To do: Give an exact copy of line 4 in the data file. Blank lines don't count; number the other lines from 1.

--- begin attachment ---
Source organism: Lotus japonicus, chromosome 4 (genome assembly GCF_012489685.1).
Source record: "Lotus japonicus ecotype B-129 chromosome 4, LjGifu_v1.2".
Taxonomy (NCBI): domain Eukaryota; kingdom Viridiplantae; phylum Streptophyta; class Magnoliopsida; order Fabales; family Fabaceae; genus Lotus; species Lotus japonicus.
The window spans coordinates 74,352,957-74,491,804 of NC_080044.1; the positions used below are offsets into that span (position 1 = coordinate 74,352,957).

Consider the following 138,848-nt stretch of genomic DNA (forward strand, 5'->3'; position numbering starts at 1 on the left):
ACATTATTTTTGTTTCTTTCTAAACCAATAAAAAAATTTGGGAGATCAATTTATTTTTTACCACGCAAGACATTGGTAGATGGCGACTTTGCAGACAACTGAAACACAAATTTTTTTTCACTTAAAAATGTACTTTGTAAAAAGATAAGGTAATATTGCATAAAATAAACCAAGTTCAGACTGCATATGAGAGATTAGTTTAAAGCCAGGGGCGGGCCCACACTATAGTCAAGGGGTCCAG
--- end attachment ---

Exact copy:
The window spans coordinates 74,352,957-74,491,804 of NC_080044.1; the positions used below are offsets into that span (position 1 = coordinate 74,352,957).